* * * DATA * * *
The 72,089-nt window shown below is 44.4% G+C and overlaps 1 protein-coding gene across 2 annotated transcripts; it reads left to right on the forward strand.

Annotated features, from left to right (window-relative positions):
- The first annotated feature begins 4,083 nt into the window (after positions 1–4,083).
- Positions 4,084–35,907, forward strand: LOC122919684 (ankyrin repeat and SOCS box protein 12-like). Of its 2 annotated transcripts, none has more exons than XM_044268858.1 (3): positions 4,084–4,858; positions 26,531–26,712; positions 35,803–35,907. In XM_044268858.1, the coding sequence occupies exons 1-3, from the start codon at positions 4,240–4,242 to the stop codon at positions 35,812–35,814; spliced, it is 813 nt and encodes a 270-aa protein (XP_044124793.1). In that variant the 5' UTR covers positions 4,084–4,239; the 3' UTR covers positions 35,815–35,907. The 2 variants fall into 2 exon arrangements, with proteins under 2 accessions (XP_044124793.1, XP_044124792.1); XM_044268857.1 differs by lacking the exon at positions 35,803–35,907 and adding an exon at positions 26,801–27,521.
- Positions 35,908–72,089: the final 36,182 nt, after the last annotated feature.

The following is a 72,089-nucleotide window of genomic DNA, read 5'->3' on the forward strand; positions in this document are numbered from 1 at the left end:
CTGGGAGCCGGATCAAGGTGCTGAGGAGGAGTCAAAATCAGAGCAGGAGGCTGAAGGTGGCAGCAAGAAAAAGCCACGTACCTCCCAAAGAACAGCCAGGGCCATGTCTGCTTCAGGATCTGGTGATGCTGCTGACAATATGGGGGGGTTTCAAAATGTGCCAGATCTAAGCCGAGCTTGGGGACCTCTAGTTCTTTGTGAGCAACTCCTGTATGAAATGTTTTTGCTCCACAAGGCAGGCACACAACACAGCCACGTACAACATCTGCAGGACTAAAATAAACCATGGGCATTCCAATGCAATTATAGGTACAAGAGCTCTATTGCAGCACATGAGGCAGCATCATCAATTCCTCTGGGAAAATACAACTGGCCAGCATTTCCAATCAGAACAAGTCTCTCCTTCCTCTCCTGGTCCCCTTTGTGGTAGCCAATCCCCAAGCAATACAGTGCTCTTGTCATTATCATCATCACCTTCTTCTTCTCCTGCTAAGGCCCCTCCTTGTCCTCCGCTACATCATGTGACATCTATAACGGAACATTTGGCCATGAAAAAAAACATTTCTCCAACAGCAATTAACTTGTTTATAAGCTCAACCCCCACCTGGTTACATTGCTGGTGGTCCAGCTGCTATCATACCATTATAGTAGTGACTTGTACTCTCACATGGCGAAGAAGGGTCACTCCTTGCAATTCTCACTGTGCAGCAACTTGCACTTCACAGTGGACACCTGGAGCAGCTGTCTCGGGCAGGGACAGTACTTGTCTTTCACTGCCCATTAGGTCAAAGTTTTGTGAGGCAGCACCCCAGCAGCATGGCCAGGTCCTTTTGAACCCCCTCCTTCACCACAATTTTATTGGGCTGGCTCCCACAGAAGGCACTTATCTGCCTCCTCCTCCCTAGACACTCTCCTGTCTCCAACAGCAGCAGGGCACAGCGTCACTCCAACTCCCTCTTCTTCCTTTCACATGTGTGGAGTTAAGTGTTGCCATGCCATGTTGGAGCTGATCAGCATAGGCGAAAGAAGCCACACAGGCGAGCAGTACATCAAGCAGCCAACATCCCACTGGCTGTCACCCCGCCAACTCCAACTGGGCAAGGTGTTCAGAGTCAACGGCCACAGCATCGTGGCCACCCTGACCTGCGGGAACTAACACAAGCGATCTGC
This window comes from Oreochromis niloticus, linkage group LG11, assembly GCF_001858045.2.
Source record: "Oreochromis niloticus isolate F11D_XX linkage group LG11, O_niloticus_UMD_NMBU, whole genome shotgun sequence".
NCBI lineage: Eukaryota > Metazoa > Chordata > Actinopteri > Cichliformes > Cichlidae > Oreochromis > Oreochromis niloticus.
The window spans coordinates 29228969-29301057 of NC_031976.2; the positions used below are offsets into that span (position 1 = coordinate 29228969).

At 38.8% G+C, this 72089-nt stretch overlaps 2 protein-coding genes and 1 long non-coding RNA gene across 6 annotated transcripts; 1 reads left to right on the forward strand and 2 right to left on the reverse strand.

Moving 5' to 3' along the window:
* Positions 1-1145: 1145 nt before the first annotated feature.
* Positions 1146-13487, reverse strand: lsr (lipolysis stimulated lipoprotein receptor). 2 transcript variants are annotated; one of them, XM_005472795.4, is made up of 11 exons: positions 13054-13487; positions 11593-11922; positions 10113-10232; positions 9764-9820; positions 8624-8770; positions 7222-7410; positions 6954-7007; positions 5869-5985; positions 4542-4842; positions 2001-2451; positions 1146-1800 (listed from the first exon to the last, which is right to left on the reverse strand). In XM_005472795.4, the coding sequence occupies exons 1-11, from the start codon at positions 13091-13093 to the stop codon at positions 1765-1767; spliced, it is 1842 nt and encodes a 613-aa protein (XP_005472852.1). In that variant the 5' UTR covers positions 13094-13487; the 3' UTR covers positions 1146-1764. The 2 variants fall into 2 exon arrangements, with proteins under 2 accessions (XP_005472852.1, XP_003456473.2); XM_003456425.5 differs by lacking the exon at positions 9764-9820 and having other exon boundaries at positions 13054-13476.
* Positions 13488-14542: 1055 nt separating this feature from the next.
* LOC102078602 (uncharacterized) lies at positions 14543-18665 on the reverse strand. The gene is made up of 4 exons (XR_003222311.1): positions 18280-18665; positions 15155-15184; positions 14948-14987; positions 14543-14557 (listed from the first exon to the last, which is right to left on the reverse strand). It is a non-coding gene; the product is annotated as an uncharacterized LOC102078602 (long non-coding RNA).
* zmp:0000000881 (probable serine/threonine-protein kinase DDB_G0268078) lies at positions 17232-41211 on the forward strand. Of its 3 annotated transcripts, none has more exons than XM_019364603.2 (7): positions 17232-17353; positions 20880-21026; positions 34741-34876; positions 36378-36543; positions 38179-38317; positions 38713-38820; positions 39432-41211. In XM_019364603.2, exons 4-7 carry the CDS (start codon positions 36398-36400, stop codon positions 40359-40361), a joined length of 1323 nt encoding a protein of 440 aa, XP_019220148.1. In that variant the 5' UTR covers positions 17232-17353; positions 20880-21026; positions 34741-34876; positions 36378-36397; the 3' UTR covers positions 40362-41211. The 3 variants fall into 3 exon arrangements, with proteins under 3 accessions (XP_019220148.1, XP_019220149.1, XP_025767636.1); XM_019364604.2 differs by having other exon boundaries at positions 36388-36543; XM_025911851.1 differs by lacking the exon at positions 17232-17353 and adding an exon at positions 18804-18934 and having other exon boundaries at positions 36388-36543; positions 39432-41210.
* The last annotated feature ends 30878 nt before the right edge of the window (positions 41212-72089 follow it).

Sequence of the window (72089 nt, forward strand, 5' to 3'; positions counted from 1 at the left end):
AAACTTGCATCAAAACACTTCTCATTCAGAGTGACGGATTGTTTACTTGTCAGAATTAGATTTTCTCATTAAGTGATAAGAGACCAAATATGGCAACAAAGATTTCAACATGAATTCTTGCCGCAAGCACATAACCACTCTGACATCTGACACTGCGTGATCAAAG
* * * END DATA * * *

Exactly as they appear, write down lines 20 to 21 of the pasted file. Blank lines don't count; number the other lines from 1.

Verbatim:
Sequence of the window (72089 nt, forward strand, 5' to 3'; positions counted from 1 at the left end):
AAACTTGCATCAAAACACTTCTCATTCAGAGTGACGGATTGTTTACTTGTCAGAATTAGATTTTCTCATTAAGTGATAAGAGACCAAATATGGCAACAAAGATTTCAACATGAATTCTTGCCGCAAGCACATAACCACTCTGACATCTGACACTGCGTGATCAAAG